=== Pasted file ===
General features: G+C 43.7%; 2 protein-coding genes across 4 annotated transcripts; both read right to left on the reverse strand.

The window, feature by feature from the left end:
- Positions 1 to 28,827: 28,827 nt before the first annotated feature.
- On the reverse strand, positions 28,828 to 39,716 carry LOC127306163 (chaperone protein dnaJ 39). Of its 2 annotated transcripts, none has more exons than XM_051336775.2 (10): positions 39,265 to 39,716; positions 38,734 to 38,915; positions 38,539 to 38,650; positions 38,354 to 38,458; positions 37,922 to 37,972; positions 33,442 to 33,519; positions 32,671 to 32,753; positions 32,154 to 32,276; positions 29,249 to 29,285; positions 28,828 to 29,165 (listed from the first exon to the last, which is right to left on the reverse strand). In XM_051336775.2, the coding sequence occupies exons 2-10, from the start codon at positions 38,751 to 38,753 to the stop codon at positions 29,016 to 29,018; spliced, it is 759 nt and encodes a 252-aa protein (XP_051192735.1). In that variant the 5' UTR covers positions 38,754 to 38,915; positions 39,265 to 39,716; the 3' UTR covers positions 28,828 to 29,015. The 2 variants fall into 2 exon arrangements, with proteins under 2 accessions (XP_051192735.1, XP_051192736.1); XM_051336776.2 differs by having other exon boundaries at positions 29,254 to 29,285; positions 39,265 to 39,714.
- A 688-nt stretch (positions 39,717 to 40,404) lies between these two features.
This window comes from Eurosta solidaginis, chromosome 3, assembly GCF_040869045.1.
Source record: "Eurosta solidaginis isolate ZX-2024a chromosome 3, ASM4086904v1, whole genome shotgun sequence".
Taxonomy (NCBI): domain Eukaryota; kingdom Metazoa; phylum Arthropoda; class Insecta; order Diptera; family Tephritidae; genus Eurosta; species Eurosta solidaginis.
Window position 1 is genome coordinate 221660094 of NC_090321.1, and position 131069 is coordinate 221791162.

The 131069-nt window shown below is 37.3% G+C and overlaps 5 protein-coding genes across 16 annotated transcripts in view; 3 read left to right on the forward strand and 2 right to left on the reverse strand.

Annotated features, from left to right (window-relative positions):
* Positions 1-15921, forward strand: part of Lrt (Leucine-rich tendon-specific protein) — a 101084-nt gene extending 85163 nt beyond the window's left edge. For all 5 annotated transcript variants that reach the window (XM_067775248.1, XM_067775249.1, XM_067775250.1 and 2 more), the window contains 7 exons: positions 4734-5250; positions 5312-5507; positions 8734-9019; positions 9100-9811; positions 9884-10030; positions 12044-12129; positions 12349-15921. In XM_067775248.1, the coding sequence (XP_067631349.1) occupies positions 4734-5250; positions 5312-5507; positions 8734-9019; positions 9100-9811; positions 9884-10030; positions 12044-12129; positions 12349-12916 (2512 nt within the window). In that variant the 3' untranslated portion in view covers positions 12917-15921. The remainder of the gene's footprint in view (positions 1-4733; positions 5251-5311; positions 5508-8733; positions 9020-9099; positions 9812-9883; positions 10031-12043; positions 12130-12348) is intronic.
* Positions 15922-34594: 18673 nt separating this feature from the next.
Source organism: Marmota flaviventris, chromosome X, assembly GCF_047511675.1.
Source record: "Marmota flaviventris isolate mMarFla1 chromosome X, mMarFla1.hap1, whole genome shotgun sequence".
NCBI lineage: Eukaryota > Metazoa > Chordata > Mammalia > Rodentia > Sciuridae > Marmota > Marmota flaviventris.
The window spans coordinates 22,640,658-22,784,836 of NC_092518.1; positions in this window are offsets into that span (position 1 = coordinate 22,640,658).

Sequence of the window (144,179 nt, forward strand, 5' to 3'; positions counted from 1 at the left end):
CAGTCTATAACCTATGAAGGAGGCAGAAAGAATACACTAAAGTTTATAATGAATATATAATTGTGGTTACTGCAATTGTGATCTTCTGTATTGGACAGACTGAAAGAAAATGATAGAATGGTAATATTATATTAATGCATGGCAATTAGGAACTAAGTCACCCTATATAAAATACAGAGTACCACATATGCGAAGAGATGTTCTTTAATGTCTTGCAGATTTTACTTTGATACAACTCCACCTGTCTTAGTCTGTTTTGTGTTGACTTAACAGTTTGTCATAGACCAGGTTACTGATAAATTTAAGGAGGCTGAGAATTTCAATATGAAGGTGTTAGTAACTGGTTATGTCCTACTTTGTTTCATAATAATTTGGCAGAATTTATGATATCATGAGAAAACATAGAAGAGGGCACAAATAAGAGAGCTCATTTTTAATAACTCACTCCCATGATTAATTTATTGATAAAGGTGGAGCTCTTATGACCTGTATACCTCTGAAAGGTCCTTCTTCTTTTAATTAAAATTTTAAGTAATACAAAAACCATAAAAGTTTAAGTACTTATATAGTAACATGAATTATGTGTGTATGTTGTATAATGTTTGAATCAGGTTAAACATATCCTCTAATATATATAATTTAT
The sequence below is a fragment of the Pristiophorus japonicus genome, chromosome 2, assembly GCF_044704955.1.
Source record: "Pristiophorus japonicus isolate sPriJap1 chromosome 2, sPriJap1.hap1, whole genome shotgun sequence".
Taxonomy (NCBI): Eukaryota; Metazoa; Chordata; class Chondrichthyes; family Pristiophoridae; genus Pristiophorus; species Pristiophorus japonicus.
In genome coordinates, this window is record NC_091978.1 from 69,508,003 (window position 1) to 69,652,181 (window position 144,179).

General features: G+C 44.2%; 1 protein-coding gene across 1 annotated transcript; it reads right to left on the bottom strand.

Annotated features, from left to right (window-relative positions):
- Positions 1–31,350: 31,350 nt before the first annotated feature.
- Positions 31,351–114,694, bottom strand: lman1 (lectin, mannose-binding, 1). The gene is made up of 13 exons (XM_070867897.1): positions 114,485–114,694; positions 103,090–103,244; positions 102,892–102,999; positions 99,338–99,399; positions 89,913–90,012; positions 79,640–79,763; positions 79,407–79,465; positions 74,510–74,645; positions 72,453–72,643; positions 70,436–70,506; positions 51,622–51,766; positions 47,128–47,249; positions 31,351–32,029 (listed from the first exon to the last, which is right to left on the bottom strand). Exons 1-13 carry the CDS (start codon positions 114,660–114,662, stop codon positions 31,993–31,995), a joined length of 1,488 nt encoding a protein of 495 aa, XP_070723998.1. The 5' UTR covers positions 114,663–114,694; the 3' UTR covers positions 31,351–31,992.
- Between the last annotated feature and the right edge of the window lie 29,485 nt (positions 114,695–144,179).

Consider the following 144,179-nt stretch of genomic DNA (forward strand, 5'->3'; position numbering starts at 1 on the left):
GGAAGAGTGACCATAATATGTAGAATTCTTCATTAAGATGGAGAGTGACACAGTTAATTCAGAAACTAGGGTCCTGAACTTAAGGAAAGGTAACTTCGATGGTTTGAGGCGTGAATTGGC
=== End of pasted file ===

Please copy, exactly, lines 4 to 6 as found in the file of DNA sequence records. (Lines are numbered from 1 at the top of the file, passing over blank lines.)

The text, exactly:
- On the reverse strand, positions 28,828 to 39,716 carry LOC127306163 (chaperone protein dnaJ 39). Of its 2 annotated transcripts, none has more exons than XM_051336775.2 (10): positions 39,265 to 39,716; positions 38,734 to 38,915; positions 38,539 to 38,650; positions 38,354 to 38,458; positions 37,922 to 37,972; positions 33,442 to 33,519; positions 32,671 to 32,753; positions 32,154 to 32,276; positions 29,249 to 29,285; positions 28,828 to 29,165 (listed from the first exon to the last, which is right to left on the reverse strand). In XM_051336775.2, the coding sequence occupies exons 2-10, from the start codon at positions 38,751 to 38,753 to the stop codon at positions 29,016 to 29,018; spliced, it is 759 nt and encodes a 252-aa protein (XP_051192735.1). In that variant the 5' UTR covers positions 38,754 to 38,915; positions 39,265 to 39,716; the 3' UTR covers positions 28,828 to 29,015. The 2 variants fall into 2 exon arrangements, with proteins under 2 accessions (XP_051192735.1, XP_051192736.1); XM_051336776.2 differs by having other exon boundaries at positions 29,254 to 29,285; positions 39,265 to 39,714.
- A 688-nt stretch (positions 39,717 to 40,404) lies between these two features.
This window comes from Eurosta solidaginis, chromosome 3, assembly GCF_040869045.1.